Saturday, 28 September 2013

Relativistic Chemistry- Why Mercury is Liquid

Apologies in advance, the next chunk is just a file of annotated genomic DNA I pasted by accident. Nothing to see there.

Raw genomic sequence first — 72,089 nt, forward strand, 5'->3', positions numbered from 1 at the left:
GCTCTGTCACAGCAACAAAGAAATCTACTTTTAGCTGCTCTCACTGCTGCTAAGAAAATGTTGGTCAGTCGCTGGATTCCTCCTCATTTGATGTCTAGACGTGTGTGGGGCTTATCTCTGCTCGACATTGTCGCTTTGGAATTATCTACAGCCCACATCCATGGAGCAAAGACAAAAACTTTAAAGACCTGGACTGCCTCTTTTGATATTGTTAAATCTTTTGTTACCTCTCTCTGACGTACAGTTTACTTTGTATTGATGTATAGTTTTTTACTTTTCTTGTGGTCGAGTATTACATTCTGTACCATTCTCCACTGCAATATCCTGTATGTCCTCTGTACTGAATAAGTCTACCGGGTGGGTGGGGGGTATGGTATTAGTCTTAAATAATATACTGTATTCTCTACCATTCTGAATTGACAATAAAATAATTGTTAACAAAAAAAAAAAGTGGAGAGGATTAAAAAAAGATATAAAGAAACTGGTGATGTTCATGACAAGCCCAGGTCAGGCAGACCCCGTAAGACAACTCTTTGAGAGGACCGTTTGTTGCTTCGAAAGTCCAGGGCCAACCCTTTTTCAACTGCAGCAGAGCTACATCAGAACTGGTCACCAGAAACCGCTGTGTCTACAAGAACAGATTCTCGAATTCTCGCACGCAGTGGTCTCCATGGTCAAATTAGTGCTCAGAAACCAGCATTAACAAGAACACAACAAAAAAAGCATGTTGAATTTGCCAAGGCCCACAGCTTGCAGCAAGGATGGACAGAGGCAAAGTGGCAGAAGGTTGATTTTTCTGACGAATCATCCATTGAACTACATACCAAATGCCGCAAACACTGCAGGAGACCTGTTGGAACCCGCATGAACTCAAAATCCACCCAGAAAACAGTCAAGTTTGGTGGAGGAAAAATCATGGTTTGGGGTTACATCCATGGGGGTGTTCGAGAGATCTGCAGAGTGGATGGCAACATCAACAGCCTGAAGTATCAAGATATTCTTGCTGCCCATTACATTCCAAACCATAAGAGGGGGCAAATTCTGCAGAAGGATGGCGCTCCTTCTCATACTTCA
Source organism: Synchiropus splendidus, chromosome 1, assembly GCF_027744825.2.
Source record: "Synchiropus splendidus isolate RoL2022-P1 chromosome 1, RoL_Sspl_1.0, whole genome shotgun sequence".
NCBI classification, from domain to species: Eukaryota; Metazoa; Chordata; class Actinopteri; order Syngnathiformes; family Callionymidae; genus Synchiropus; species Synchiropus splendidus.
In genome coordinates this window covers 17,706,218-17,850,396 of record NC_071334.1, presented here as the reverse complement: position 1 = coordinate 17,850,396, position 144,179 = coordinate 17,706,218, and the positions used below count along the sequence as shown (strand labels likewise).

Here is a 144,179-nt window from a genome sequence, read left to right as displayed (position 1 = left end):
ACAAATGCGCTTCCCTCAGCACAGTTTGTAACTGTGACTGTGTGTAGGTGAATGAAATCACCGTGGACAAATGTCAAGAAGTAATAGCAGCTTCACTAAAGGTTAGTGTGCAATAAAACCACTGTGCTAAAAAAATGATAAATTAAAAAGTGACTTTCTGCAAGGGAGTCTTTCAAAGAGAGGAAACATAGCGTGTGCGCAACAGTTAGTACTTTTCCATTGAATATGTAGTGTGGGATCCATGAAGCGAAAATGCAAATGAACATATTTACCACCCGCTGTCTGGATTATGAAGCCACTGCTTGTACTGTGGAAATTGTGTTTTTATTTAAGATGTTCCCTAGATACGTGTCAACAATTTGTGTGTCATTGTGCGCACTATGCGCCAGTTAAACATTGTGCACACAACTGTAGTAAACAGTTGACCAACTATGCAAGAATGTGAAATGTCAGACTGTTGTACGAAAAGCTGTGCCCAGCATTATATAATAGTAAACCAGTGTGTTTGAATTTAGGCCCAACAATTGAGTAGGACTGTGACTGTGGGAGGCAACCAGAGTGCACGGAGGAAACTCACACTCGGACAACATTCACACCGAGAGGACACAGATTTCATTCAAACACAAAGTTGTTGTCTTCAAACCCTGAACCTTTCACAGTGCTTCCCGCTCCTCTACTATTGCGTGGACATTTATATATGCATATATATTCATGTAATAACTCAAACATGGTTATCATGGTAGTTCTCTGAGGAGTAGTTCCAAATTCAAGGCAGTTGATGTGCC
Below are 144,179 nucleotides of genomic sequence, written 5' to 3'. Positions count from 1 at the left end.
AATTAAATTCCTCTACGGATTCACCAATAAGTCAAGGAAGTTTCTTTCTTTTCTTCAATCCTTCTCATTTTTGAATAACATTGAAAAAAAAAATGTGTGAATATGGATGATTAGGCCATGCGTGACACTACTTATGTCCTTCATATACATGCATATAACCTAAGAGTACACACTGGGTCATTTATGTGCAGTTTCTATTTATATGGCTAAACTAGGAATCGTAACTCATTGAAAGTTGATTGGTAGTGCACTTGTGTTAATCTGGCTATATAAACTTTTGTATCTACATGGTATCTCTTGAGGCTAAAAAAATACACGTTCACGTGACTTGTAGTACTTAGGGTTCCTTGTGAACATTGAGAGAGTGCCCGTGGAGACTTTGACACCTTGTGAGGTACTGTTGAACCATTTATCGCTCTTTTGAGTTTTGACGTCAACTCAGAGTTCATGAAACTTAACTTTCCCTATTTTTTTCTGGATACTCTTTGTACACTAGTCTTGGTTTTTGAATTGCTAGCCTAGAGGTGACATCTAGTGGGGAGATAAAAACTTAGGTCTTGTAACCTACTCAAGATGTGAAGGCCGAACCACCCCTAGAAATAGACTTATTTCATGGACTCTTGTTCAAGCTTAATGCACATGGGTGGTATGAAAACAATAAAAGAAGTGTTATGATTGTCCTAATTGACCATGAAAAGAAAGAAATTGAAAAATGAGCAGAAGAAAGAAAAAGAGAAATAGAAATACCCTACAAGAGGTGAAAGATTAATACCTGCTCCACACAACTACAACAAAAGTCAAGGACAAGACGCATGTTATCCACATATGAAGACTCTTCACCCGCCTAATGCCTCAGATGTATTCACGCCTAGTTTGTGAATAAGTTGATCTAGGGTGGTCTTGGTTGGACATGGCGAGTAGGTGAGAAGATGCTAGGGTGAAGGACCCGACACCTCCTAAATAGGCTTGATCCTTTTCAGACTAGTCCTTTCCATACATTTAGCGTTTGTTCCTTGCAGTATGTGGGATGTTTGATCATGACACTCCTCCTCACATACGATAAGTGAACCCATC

Mercury is a periodic anomaly. It's liquid at room temperature, but why? Traditionally, the answer has always been its low melting point, but how? The marriage of quantum chemistry and relativity allows us to demystify many deviations of the periodic table, let's begin by comparing some of its next-door neighbours. Au and Hg are similar and distinct in many ways: with melting points of 1,064 °C and -38.83 °C densities of 19.32 and 19.30 g·cm−3 respectively. Their entropies of fusion are quite similar as opposed to their enthalpies. And regarding their crystalline structures: Au, Ag and Cu are cubic while Zn and Cd are hexagonal; Hg is rhombohedrally distorted Finally, Hg is a poor conductor with weak metal-metal bonding as opposed to Au, despite their similar electron configurations. Looking beyond the rare earth elements, some surprising periodic deviations arise; Hf and Zr have an uncanny resemblance. To explain this phenomenon, the lanthanide contraction is invoked. This involves the filling of the 4f orbital (unlike s, p or d electrons, here the electrons poorly shield the nuclear charge). As we move along the rare earths, 14 protons are added and the lesser penetration of the 4f orbitals means they are partially shielded by the 14 4f electrons; causing the electron cloud to contract. But other questions remain unanswered by the lanthanide contraction: 1. why is Ag coloured gold? why not silver? 2.what is the reason for the high electron affinity of Au? One may be tempted to introduce the idea of an inert 6s pair, but this fails to address the liquid nature of mercury. Relativity dictates that the mass of an object increases with its velocity, hence we can derive 3 main relativistic effects relevant to Hg and Au.